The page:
The passing of the women’s reservation bill by the Rajya Sabha last week is the beginning of its journey to become law, not the end. It still has to be passed by the Lok Sabha and be ratified by the majority of the assemblies before it becomes an Act. Nevertheless, there can be little doubt that the journey has begun, never mind the route and time it will take.
UPA chairman and Congress president Sonia Gandhi has justly cornered much of the credit for pushing the landmark bill through despite opposition from within her own party and across the aisle, although its impact on the Manmohan Singh government will only be known in the days and weeks to come—and although Sonia wouldn’t have been able to pull it off without support from the BJP and the Left parties.
The media has variously interpreted Sonia’s role in piloting the bill. One TV channel saw it as the emergence of a “firmer” Sonia, in the wake of recent reports that she was stepping back. A weekly newsmagazine asks the question whether Sonia is turning out to be smarter than her mother-in-law, Indira Gandhi.
The reasoning is: the foreign-born Sonia has managed to resurrect a crumbling century-old party, put it back in power (twice), silently answered her critics, gracefully declined office, put a “professional” to run the country, been less pushy about her children Rahul Gandhi and Priyanka Gandhi, and above all pushed pathbreaking social legislation like the national rural guarantee scheme, right to information, right to education, and now the bill.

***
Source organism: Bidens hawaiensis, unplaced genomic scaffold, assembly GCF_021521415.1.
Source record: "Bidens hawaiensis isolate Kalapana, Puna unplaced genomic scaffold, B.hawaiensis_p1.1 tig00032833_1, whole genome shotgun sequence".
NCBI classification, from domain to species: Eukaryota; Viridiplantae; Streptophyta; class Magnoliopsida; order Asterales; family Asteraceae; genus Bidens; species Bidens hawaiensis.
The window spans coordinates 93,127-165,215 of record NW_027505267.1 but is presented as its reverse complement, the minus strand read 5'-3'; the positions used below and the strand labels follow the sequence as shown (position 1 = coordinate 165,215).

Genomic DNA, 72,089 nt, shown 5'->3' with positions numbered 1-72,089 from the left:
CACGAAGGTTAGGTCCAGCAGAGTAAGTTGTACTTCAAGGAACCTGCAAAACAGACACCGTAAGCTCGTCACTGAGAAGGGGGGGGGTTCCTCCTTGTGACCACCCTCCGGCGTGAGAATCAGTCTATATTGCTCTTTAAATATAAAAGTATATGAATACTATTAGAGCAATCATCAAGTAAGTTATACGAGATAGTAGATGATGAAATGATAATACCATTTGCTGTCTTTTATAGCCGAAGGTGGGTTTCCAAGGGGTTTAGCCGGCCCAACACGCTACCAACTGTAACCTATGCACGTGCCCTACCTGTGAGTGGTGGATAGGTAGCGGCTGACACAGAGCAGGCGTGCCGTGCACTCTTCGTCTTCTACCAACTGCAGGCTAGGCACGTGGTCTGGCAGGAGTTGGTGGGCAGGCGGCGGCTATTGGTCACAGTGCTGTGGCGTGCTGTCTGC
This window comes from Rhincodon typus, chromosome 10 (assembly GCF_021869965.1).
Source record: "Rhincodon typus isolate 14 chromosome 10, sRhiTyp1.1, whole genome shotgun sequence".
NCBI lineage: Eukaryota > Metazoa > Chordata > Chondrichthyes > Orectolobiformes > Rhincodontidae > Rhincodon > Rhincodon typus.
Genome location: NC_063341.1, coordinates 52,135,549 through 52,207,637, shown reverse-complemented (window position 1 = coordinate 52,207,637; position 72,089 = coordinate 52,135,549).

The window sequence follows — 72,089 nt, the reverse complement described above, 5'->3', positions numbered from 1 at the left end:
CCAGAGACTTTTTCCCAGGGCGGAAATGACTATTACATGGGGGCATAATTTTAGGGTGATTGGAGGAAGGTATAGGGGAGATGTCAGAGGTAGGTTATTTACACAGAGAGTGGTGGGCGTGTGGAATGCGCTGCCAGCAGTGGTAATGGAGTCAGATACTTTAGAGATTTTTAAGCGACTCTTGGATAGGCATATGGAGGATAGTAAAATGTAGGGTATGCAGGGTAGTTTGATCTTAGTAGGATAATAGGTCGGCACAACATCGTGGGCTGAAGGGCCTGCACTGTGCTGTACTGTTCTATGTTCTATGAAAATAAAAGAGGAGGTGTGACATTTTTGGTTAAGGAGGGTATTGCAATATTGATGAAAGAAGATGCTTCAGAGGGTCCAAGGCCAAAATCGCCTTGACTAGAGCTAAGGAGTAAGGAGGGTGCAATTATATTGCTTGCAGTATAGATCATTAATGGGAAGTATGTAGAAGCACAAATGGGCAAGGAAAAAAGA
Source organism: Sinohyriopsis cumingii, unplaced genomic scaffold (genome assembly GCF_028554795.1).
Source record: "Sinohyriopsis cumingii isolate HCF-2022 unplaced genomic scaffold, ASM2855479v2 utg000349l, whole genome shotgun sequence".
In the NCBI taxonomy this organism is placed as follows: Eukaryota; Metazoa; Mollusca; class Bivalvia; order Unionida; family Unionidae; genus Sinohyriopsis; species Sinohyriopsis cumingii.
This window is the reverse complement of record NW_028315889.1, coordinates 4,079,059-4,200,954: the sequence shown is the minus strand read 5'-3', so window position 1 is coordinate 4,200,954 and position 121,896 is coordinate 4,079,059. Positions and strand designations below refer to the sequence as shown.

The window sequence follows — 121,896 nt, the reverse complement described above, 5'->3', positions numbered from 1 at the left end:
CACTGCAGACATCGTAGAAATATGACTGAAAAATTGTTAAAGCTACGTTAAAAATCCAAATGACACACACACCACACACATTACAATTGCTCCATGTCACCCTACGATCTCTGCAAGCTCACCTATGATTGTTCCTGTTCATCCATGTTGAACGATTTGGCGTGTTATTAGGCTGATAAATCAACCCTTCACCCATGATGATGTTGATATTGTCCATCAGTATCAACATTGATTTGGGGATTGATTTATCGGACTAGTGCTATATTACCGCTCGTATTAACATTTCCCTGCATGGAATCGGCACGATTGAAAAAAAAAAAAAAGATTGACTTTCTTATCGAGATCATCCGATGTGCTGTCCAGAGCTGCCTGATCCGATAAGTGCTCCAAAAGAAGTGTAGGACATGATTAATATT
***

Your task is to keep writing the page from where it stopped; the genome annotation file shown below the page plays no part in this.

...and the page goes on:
All this, presumably, being in contrast to Indira, who was at the centre of a party split, imposed the Emergency (with censorship), unleashed her son Sanjay Gandhi, mouthed cliches like garibi hatao, silently cultivated fundamentalist forces like Jarnail Singh Bhindranwale, and then launched Operation Bluestar.
In other words, outside of the triumph in the Bangladesh War, Indira Gandhi is seen as a largely negative influence, although some opinion polls find her to be the best PM India has had. In contrast, Sonia Gandhi, although not occupying the high office (therefore enjoying power without responsibility) is likely to be seen by posterity much more kindly than her mother-in-law.
Question: Is Sonia Gandhi turning out to be smarter than Indira Gandhi?